link to Leadership Search engine @ MIT
Leadeship at MIT
As President Hockfield stated in her inaugural address, "MIT is uniquely equipped, and obliged, to make a critical difference... to educate the leaders the world needs now."

Rather than classifying people as "leaders" or "nonleaders" and trying to develop individuals into leaders, MIT assumes that everyone can learn and grow in ways that make them more effective in the various contexts, roles within a group, and processes they take on in their lives. Each experience you engage in during your time at MIT is an opportunity to test skills, shape effectiveness, and enhance awareness about how you want to impact the world.

We have developed this website as the foundation for a Virtual Leadership Center, a one-stop-shop for dissemination of information about the wide inventory of offerings across MIT that provide leadership development opportunities for students.
Leadership Defined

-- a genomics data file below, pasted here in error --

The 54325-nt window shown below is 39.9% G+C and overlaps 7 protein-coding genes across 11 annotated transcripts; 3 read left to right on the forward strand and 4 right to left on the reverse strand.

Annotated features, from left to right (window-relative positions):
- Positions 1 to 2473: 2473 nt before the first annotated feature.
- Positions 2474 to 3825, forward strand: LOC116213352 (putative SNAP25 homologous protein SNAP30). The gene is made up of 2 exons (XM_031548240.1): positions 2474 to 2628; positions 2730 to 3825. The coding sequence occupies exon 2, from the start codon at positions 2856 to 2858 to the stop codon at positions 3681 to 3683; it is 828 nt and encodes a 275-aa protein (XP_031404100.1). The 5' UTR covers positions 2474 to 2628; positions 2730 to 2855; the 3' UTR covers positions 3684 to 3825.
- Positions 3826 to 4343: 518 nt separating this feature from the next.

Leader PhotoWhen using this website, please think of the term "leadership" in its broadest definition - beyond position, power, or privilege - and recognize that each of us has qualities that can be examined, practiced and developed including skills in: problem-solving, creativity, big-picture thinking, ability to connect people and ideas, ability to influence others, conscientiousness, conflict resolution, attention to detail, communication skills, or a desire to change the world.
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Featured Opportunity

icon IDEAS Competition - Staff positions

The IDEAS staff positions help students and others learn teamwork, communication and collaboration with diverse professional and student levels, public presentation skills, event planning, ways to work with different leadership and working styles, proposal assessment skills and other assets. Team participation includes many of these same assets as well as needs assessment, community interaction, creative thinking, complex project planning, proposal writing, and leveraging resources. Leadership is developed not only within the team but within the greater social context: IDEAS participants learn how to lead community organizations to accept change, and convince institutions and corporations to supply resources, as well as developing leadership skills to create technical and programmatic innovations
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